Disturbances create a variety of legacy types, which can influence subsequent forest dynamics. One method by which legacies may influence succession is by altering herbivore activities. For example, logging slash has been shown to be effective in preventing browsing by large herbivores. Generalizing from studies after logging, we hypothesized that windthrow slash (woody debris) would limit the ability of deer to reach or locate individual plants. Furthermore, another legacy of disturbances is the establishment of recalcitrant vegetation, such as dense fern layers, which subsequently preclude woody plant establishment. To test for potential influences of these 2 types of legacies, we examined the effects of slash and fern abundance on herb and woody community structure and deer herbivory levels within a Pennsylvania windthrow gap. Slash abundance was negatively correlated with woody diversity, richness, black cherry seedling densities, and total seedling densities, but this effect was probably not a consequence of browsing. Fern abundance was negatively correlated with woody richness, red maple densities, total seedling densities, herb diversity, and richness. Fern effects on the woody community appeared to be related to reductions in light availability. Our results contradict the findings of previous studies that show that slash piles serve as refugia from herbivores. We suggest the inconsistencies may be due to a lack of quantitative measures of slash within those studies.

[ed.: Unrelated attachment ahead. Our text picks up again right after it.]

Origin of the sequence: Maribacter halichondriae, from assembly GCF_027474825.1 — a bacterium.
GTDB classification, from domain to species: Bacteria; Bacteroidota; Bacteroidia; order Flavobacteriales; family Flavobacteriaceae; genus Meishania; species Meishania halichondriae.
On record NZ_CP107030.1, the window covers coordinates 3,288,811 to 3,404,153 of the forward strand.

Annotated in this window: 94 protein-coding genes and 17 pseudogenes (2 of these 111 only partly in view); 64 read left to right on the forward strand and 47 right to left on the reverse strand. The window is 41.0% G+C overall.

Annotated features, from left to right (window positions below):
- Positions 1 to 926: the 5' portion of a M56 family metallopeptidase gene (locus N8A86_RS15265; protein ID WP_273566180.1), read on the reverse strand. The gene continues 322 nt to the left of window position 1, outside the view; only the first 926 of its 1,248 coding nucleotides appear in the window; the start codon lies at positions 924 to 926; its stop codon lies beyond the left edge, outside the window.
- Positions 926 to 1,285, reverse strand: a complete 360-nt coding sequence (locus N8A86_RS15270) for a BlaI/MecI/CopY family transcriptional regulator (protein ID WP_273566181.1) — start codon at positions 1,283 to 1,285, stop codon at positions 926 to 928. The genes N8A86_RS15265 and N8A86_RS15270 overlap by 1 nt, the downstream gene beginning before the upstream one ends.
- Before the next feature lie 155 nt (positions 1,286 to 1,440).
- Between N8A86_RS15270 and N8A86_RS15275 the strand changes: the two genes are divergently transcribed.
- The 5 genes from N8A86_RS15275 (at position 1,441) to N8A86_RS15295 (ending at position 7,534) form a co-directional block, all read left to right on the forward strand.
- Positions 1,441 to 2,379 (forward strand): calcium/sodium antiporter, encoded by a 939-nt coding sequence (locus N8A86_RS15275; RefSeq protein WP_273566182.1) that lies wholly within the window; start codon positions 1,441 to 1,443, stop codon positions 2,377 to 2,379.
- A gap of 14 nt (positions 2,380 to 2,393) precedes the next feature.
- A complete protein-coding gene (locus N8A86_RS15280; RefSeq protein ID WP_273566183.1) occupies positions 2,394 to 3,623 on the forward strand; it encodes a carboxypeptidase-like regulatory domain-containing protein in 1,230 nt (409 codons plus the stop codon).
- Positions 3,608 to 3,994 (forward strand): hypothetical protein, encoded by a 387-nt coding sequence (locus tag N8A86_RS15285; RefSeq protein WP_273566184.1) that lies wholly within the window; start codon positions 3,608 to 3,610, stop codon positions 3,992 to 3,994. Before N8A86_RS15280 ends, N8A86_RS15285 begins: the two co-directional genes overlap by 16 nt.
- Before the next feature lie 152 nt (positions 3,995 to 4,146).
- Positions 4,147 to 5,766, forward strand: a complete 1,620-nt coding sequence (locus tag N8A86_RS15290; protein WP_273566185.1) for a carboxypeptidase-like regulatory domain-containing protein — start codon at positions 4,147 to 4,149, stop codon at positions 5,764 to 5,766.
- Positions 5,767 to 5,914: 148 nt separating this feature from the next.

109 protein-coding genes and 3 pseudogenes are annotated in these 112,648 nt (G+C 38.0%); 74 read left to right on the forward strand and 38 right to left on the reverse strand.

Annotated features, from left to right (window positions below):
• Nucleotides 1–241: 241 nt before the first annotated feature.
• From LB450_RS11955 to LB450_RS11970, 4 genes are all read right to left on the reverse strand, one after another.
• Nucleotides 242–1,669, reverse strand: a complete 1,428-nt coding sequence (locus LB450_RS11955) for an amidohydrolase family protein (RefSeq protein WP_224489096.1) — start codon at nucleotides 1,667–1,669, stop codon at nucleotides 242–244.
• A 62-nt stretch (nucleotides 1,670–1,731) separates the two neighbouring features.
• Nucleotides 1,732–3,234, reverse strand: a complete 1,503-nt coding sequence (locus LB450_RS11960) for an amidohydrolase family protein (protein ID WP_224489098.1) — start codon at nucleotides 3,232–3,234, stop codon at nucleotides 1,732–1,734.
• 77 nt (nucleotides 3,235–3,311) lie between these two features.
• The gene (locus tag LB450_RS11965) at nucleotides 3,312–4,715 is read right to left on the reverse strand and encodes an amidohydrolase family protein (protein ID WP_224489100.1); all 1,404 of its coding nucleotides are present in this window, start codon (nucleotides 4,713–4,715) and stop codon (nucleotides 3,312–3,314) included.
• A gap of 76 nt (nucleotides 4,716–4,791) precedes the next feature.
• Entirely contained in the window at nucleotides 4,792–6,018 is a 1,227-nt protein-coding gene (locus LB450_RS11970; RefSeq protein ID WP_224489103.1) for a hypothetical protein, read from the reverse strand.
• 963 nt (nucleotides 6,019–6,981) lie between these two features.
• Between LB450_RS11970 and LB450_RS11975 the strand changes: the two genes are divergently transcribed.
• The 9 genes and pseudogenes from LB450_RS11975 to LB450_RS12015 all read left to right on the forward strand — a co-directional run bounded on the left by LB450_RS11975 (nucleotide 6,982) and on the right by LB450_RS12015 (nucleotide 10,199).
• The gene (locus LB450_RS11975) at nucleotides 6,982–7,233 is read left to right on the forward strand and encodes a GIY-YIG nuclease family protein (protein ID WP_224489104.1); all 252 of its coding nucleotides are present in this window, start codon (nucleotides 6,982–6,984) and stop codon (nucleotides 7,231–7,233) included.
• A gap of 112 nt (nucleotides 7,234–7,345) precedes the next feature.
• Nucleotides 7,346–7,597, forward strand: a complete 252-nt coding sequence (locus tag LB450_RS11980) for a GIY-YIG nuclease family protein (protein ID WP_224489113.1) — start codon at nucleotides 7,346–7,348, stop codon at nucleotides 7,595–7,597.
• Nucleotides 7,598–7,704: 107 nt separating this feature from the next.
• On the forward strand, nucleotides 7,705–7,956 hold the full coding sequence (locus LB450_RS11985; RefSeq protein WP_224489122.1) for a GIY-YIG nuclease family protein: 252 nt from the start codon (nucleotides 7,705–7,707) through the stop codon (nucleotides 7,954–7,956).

Nomenclature: Gleason & Cronquist, 1991.